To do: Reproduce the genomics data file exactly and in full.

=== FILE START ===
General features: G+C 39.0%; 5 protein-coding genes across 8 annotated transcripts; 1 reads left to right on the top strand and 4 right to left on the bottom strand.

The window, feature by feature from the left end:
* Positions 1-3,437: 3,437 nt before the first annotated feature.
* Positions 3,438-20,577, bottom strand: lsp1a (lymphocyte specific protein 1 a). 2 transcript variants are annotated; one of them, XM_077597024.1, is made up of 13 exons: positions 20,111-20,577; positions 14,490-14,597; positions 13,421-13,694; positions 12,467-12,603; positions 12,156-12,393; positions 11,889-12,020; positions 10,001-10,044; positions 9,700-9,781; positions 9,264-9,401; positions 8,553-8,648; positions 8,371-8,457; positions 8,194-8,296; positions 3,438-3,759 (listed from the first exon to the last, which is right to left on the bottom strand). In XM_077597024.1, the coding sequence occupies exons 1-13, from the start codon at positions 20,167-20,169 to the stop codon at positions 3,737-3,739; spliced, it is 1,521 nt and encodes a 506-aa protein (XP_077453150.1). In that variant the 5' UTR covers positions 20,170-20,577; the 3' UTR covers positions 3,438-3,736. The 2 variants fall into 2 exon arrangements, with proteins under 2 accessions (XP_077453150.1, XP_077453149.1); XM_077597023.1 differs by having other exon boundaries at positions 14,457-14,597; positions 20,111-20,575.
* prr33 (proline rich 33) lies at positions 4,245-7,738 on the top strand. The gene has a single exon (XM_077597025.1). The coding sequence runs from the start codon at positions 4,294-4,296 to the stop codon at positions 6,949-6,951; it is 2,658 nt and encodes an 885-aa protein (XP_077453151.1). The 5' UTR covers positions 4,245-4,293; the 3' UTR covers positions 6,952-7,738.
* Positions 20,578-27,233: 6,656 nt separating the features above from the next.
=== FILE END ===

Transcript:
General features: G+C 39.0%; 5 protein-coding genes across 8 annotated transcripts; 1 reads left to right on the top strand and 4 right to left on the bottom strand.

The window, feature by feature from the left end:
* Positions 1-3,437: 3,437 nt before the first annotated feature.
* Positions 3,438-20,577, bottom strand: lsp1a (lymphocyte specific protein 1 a). 2 transcript variants are annotated; one of them, XM_077597024.1, is made up of 13 exons: positions 20,111-20,577; positions 14,490-14,597; positions 13,421-13,694; positions 12,467-12,603; positions 12,156-12,393; positions 11,889-12,020; positions 10,001-10,044; positions 9,700-9,781; positions 9,264-9,401; positions 8,553-8,648; positions 8,371-8,457; positions 8,194-8,296; positions 3,438-3,759 (listed from the first exon to the last, which is right to left on the bottom strand). In XM_077597024.1, the coding sequence occupies exons 1-13, from the start codon at positions 20,167-20,169 to the stop codon at positions 3,737-3,739; spliced, it is 1,521 nt and encodes a 506-aa protein (XP_077453150.1). In that variant the 5' UTR covers positions 20,170-20,577; the 3' UTR covers positions 3,438-3,736. The 2 variants fall into 2 exon arrangements, with proteins under 2 accessions (XP_077453150.1, XP_077453149.1); XM_077597023.1 differs by having other exon boundaries at positions 14,457-14,597; positions 20,111-20,575.
* prr33 (proline rich 33) lies at positions 4,245-7,738 on the top strand. The gene has a single exon (XM_077597025.1). The coding sequence runs from the start codon at positions 4,294-4,296 to the stop codon at positions 6,949-6,951; it is 2,658 nt and encodes an 885-aa protein (XP_077453151.1). The 5' UTR covers positions 4,245-4,293; the 3' UTR covers positions 6,952-7,738.
* Positions 20,578-27,233: 6,656 nt separating the features above from the next.